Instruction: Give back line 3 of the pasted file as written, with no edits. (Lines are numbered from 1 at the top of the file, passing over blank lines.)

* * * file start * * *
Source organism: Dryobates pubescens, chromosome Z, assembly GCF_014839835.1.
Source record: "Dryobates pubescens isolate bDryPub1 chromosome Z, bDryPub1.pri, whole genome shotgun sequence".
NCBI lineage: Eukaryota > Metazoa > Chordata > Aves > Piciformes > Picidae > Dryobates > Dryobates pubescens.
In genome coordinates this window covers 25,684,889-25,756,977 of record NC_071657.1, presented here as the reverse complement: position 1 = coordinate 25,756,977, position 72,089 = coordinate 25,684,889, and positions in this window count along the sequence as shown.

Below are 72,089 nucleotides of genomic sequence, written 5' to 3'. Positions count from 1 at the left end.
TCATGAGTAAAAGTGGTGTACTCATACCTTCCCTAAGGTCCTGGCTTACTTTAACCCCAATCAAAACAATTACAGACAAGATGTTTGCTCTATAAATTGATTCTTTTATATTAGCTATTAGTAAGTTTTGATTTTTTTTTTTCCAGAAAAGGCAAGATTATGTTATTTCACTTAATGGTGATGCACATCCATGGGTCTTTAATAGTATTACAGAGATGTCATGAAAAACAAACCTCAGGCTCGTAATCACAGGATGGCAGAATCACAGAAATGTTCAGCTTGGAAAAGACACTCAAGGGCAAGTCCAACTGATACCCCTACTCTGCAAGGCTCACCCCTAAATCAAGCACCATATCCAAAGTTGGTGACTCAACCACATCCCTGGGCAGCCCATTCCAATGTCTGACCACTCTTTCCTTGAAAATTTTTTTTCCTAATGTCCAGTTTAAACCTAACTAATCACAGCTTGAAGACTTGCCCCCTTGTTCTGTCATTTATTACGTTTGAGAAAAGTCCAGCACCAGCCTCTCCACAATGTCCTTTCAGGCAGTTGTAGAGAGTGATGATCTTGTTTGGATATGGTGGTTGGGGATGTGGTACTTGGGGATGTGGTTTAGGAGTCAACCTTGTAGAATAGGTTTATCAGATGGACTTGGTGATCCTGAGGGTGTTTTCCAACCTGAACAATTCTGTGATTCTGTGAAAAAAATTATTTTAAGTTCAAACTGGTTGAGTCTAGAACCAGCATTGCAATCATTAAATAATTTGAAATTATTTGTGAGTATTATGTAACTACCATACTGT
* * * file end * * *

NCBI lineage: Eukaryota > Metazoa > Chordata > Aves > Piciformes > Picidae > Dryobates > Dryobates pubescens.